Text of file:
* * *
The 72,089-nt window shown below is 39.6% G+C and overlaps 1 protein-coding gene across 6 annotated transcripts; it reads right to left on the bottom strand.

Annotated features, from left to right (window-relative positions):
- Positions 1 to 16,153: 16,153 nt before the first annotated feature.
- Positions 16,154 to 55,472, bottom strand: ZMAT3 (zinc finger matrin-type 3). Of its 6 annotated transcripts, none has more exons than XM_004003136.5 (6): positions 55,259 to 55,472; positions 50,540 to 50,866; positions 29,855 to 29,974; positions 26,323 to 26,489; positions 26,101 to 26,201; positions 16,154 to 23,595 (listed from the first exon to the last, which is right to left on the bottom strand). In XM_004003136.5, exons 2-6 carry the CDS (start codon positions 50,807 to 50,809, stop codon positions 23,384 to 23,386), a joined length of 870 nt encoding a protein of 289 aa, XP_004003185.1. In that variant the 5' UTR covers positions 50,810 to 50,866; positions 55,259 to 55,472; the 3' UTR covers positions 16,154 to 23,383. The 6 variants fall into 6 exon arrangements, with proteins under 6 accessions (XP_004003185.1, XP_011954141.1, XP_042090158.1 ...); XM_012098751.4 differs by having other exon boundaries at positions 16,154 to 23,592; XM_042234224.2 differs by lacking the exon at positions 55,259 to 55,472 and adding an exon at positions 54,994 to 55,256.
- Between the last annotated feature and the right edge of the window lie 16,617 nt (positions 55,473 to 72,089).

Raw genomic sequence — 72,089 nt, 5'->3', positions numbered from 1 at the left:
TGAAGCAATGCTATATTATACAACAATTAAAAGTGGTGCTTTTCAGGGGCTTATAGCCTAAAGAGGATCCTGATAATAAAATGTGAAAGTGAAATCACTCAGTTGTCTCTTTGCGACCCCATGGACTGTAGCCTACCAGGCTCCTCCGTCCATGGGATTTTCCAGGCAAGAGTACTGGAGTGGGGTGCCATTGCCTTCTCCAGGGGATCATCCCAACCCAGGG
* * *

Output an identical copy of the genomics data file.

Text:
The 72,089-nt window shown below is 39.6% G+C and overlaps 1 protein-coding gene across 6 annotated transcripts; it reads right to left on the bottom strand.

Annotated features, from left to right (window-relative positions):
- Positions 1 to 16,153: 16,153 nt before the first annotated feature.
- Positions 16,154 to 55,472, bottom strand: ZMAT3 (zinc finger matrin-type 3). Of its 6 annotated transcripts, none has more exons than XM_004003136.5 (6): positions 55,259 to 55,472; positions 50,540 to 50,866; positions 29,855 to 29,974; positions 26,323 to 26,489; positions 26,101 to 26,201; positions 16,154 to 23,595 (listed from the first exon to the last, which is right to left on the bottom strand). In XM_004003136.5, exons 2-6 carry the CDS (start codon positions 50,807 to 50,809, stop codon positions 23,384 to 23,386), a joined length of 870 nt encoding a protein of 289 aa, XP_004003185.1. In that variant the 5' UTR covers positions 50,810 to 50,866; positions 55,259 to 55,472; the 3' UTR covers positions 16,154 to 23,383. The 6 variants fall into 6 exon arrangements, with proteins under 6 accessions (XP_004003185.1, XP_011954141.1, XP_042090158.1 ...); XM_012098751.4 differs by having other exon boundaries at positions 16,154 to 23,592; XM_042234224.2 differs by lacking the exon at positions 55,259 to 55,472 and adding an exon at positions 54,994 to 55,256.
- Between the last annotated feature and the right edge of the window lie 16,617 nt (positions 55,473 to 72,089).

Raw genomic sequence — 72,089 nt, 5'->3', positions numbered from 1 at the left:
TGAAGCAATGCTATATTATACAACAATTAAAAGTGGTGCTTTTCAGGGGCTTATAGCCTAAAGAGGATCCTGATAATAAAATGTGAAAGTGAAATCACTCAGTTGTCTCTTTGCGACCCCATGGACTGTAGCCTACCAGGCTCCTCCGTCCATGGGATTTTCCAGGCAAGAGTACTGGAGTGGGGTGCCATTGCCTTCTCCAGGGGATCATCCCAACCCAGGG